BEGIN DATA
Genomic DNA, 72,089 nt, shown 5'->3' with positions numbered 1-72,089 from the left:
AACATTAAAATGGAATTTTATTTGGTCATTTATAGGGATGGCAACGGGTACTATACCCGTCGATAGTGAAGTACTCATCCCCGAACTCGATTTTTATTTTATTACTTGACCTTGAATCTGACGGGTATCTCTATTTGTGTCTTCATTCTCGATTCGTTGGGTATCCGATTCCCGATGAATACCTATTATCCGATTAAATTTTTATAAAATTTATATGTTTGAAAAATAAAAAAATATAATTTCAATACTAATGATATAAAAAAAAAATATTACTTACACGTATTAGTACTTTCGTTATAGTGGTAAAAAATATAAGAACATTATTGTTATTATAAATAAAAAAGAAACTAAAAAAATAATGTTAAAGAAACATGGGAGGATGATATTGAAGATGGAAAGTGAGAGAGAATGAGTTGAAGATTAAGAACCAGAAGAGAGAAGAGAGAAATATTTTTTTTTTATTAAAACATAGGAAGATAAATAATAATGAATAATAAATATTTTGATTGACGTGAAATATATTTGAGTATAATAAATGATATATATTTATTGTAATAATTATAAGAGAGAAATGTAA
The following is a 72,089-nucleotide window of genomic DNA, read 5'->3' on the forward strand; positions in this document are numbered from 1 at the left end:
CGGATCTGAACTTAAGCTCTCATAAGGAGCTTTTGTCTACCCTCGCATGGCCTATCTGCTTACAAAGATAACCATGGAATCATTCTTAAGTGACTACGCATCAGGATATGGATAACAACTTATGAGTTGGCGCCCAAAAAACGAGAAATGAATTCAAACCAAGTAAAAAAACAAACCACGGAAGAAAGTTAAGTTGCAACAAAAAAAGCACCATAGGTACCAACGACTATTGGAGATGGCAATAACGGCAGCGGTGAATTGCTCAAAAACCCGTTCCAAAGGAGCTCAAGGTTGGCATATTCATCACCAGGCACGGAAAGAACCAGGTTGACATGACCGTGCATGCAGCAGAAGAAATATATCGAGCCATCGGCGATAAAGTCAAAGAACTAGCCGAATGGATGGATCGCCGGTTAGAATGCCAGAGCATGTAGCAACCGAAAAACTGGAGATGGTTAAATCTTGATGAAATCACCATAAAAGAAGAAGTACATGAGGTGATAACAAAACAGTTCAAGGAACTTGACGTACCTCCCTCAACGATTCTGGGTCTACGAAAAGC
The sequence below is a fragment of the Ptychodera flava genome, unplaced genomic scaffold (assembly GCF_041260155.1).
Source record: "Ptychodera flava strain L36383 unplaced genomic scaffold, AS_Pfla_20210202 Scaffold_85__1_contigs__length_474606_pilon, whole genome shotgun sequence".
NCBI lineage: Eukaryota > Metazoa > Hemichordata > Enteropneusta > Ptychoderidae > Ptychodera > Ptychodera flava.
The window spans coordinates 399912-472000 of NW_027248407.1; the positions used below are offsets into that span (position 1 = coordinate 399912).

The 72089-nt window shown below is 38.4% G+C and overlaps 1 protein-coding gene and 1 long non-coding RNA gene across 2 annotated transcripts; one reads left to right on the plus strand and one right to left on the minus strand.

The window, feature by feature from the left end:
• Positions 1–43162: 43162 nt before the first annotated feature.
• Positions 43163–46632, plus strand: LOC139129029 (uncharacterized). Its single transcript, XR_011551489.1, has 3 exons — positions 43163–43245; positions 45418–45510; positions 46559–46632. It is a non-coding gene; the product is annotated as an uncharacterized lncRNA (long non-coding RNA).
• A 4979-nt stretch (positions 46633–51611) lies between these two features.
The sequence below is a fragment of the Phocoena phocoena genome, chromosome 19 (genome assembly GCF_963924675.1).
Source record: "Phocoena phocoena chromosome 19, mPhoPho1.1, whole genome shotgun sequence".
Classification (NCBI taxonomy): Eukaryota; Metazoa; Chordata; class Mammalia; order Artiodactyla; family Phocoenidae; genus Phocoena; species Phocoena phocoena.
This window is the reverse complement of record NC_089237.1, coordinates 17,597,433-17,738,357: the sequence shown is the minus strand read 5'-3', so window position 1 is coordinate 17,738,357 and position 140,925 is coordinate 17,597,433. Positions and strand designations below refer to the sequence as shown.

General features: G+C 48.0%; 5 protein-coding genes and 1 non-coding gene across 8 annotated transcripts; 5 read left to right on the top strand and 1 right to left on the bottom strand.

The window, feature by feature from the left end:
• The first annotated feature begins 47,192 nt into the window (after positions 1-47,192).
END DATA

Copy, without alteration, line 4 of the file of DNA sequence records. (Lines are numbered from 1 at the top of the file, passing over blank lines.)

CGGATCTGAACTTAAGCTCTCATAAGGAGCTTTTGTCTACCCTCGCATGGCCTATCTGCTTACAAAGATAACCATGGAATCATTCTTAAGTGACTACGCATCAGGATATGGATAACAACTTATGAGTTGGCGCCCAAAAAACGAGAAATGAATTCAAACCAAGTAAAAAAACAAACCACGGAAGAAAGTTAAGTTGCAACAAAAAAAGCACCATAGGTACCAACGACTATTGGAGATGGCAATAACGGCAGCGGTGAATTGCTCAAAAACCCGTTCCAAAGGAGCTCAAGGTTGGCATATTCATCACCAGGCACGGAAAGAACCAGGTTGACATGACCGTGCATGCAGCAGAAGAAATATATCGAGCCATCGGCGATAAAGTCAAAGAACTAGCCGAATGGATGGATCGCCGGTTAGAATGCCAGAGCATGTAGCAACCGAAAAACTGGAGATGGTTAAATCTTGATGAAATCACCATAAAAGAAGAAGTACATGAGGTGATAACAAAACAGTTCAAGGAACTTGACGTACCTCCCTCAACGATTCTGGGTCTACGAAAAGC